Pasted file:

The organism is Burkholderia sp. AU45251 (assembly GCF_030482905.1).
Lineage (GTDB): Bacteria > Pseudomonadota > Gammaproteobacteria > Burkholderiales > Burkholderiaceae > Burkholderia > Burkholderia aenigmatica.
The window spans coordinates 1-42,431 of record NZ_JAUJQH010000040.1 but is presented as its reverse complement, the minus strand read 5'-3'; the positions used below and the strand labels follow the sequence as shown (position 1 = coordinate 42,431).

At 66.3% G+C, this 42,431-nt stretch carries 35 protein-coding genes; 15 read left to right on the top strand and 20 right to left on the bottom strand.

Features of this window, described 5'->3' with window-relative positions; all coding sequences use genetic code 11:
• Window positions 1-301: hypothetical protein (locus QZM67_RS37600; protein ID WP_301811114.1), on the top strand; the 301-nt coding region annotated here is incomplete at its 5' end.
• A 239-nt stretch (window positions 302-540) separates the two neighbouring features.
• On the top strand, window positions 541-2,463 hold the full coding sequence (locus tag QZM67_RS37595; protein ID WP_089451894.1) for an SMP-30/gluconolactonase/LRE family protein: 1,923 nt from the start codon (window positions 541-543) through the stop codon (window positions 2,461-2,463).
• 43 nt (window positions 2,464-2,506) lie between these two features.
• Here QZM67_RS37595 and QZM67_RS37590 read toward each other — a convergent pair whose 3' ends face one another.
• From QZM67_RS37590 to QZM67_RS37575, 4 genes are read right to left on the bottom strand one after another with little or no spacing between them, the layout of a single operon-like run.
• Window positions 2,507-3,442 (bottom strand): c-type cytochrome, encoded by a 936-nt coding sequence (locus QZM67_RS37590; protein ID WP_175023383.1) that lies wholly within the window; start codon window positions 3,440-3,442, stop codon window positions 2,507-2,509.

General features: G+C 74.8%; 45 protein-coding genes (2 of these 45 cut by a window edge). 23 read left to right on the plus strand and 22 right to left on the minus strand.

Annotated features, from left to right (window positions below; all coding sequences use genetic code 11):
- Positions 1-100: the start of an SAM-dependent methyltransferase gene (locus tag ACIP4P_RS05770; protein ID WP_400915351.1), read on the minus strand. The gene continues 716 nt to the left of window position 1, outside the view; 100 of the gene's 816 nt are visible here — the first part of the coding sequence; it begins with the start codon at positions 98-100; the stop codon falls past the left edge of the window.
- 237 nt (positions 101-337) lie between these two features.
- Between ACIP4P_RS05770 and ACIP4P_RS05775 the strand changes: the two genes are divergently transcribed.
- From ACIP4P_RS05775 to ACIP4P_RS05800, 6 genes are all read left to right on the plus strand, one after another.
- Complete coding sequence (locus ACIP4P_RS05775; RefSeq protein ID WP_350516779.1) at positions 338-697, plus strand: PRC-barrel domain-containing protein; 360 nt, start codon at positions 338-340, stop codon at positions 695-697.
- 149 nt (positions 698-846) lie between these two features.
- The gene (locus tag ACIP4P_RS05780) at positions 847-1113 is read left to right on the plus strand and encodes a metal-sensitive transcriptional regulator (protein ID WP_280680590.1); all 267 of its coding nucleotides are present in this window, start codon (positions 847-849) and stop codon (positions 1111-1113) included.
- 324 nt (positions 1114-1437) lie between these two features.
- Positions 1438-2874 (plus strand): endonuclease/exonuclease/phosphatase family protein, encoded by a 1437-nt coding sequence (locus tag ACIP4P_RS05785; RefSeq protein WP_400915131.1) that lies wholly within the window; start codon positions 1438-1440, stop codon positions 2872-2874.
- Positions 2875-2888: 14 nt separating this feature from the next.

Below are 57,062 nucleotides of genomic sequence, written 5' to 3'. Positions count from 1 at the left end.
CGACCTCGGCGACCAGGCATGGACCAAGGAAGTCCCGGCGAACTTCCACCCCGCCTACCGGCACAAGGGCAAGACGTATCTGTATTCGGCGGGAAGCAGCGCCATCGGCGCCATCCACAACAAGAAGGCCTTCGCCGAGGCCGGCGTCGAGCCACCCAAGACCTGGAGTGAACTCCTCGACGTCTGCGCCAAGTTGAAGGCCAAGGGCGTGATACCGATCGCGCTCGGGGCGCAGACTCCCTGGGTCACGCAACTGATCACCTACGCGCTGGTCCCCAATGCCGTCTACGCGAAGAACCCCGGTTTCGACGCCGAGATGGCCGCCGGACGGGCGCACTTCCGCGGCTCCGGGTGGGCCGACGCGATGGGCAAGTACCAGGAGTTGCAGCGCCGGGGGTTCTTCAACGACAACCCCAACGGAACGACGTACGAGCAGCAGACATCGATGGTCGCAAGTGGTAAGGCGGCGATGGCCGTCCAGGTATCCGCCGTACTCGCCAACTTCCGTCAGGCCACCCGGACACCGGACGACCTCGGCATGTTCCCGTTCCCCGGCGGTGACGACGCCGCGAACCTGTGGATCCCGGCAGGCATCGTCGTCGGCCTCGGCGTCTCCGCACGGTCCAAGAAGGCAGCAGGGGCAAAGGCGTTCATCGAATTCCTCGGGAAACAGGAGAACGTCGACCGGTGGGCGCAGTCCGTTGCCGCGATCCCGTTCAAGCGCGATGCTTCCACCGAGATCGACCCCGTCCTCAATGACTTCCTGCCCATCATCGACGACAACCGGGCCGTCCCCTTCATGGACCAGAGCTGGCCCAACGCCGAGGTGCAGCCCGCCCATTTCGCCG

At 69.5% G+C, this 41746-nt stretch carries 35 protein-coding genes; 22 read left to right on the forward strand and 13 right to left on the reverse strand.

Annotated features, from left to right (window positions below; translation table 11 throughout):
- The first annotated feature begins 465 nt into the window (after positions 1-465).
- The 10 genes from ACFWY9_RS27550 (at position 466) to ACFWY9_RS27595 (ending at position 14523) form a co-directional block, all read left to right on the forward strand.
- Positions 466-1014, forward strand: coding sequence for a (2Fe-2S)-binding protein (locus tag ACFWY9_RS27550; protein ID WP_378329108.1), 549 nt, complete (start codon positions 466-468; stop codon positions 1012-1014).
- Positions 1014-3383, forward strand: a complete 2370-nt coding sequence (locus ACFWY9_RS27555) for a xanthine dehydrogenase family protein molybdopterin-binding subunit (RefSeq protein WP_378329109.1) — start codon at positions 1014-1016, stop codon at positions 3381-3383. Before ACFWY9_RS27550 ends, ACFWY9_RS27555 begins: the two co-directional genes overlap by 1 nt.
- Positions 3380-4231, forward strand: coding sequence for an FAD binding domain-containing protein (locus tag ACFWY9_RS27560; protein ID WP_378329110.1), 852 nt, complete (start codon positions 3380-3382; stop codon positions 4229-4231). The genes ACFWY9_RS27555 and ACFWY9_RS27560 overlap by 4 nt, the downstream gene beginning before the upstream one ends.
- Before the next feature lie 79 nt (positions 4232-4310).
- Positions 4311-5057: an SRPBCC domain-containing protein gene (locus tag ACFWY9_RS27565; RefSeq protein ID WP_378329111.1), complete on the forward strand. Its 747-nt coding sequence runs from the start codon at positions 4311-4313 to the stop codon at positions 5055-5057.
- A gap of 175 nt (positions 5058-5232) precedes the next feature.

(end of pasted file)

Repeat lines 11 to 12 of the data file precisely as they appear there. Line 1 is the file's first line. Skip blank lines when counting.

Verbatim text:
• From QZM67_RS37590 to QZM67_RS37575, 4 genes are read right to left on the bottom strand one after another with little or no spacing between them, the layout of a single operon-like run.
• Window positions 2,507-3,442 (bottom strand): c-type cytochrome, encoded by a 936-nt coding sequence (locus QZM67_RS37590; protein ID WP_175023383.1) that lies wholly within the window; start codon window positions 3,440-3,442, stop codon window positions 2,507-2,509.